“They saw that as part of their ministry just to encourage workers overseas. Or to put together little care packages. Maybe do a bake sale, have a car wash, raise money for missionaries.”
“These are just some of millions of little ways Christians can do little things to be faithful.”
It’s those little things
“The big things wouldn’t get done if it wasn’t for the little things.”
“I think we all need to encourage one another and say, ‘Hey, just because you’re not in the spotlight doesn’t mean to say what you’re doing is not vitally important.”
In other words, keep your eye out for those less prestigious jobs we can do.
If you want to be an influence in the organisation you’re involved in, get on the committee, get on the board however that works, and take on the ‘dirty jobs.
Without what appear to be the ‘insignificant jobs’ the big jobs won’t get done. And again Bill stressed these so-called ‘dirty jobs’ are many.
“Often they’re just housewives,” Bill observed, before flipping the connotation of a housewife’s job on its head.
Doing great things in social media
“It’s probably one of the most important jobs there are. To raise the children, look after the household, to keep the family fed and looked after.”
Bill spoke of one person who came to mind – a woman in this position who has some personal health issues, but that’s not all.
“On top of that she has a special needs child and her husband is sadly not a Christian just as yet,” Bill shared.
We meantime can be cheerful and praising the Lord and doing great things in social media and I’m thinking of people like that.
“Ordinary mums or wives who are doing it tough and going through all kinds of suffering and hardship and yet are a radiant testimony for Christ.”
Faithful in the little things
They’re faithful in the little things. They get up every morning. They may be sick, it might be cold and dark.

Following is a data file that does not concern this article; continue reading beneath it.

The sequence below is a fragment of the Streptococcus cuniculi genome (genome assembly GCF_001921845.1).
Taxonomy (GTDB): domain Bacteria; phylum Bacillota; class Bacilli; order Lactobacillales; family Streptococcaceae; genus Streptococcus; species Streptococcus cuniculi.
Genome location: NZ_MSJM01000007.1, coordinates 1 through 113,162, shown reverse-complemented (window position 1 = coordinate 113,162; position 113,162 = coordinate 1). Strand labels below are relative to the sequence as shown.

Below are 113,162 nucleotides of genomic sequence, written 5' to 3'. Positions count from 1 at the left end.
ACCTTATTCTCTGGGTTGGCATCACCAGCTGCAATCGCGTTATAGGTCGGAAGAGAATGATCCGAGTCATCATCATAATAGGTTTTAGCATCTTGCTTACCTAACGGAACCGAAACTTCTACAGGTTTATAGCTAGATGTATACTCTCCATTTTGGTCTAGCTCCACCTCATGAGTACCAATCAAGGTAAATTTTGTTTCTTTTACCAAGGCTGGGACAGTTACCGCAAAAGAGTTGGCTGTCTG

“They don’t really want to get up and deal with another day but they do, because they love their kids, they love their husband, and they love their Lord.”
“It’s this faithfulness in the little things that God commands.”
Again Bill emphasised that if God sees us being faithful in the little things He knows we can then be faithful in the big things.
“We need to encourage one another. Often it’s the little people who often don’t get the praise and recognition. Sometimes they’re the most faithful of all.”
If you would like to listen to the full audio interview click play below
For Bill Muehlenberg’s article on this subject, click on this website:
‘We live in an age where we see evidence of cultural decline, the erosion of values, the decline of civility, the denial of truth and the elevation of unreason. Many people are asking, “Where is our culture heading?” This website is devoted to exploring the major cultural, social and political issues of the day. It offers reflection and commentary drawing upon the wealth of wisdom found in the Judeo-Christian tradition. It offers reflective and incisive commentary on a wide range of issues, helping to sort through the maze of competing opinions, worldviews, ideologies and value systems. It will discuss critically and soberly where our culture is heading. Happy reading!’
Bill Muehlenberg is an American-born apologist and ethicist in Melbourne, Australia. He has a BA with honours in philosophy (Wheaton College, Chicago), an MA with highest honours in theology (Gordon-Conwell Theological Seminary, Boston). He has his own ministry called CultureWatch, which features Christian commentary on the issues of the day:billmuehlenberg.com. He is a prolific author, and a much sought after media commentator, and has been featured on most television and radio current affairs programs. Bill teaches ethics, apologetics and theology at several Melbourne Bible Colleges. He is the author of Strained Relations: The Challenge of Homosexuality, Dangerous Relations: The Threat of Homosexuality,and The Challenge of Abortion. ( go to: http://store.vision.org.au/) Bill is married, with three sons.
CultureWatch – Bill Muehlenberg’s commentary on issues of the day.